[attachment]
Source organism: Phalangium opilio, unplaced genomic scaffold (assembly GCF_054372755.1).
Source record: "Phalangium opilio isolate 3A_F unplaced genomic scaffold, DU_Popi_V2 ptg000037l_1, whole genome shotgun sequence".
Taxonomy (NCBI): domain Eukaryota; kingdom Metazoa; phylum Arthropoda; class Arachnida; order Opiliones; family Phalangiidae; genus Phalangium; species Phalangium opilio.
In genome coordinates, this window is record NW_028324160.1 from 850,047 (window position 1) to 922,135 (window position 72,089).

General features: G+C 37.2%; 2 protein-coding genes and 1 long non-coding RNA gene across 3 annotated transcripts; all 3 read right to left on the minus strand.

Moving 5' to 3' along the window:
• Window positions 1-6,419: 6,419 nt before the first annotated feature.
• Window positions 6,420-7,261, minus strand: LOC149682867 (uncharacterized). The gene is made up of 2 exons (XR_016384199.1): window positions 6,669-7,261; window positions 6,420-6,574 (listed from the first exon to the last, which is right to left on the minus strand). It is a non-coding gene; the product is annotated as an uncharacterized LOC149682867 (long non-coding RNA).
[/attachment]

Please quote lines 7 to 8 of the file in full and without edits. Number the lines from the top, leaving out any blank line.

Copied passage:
• Window positions 1-6,419: 6,419 nt before the first annotated feature.
• Window positions 6,420-7,261, minus strand: LOC149682867 (uncharacterized). The gene is made up of 2 exons (XR_016384199.1): window positions 6,669-7,261; window positions 6,420-6,574 (listed from the first exon to the last, which is right to left on the minus strand). It is a non-coding gene; the product is annotated as an uncharacterized LOC149682867 (long non-coding RNA).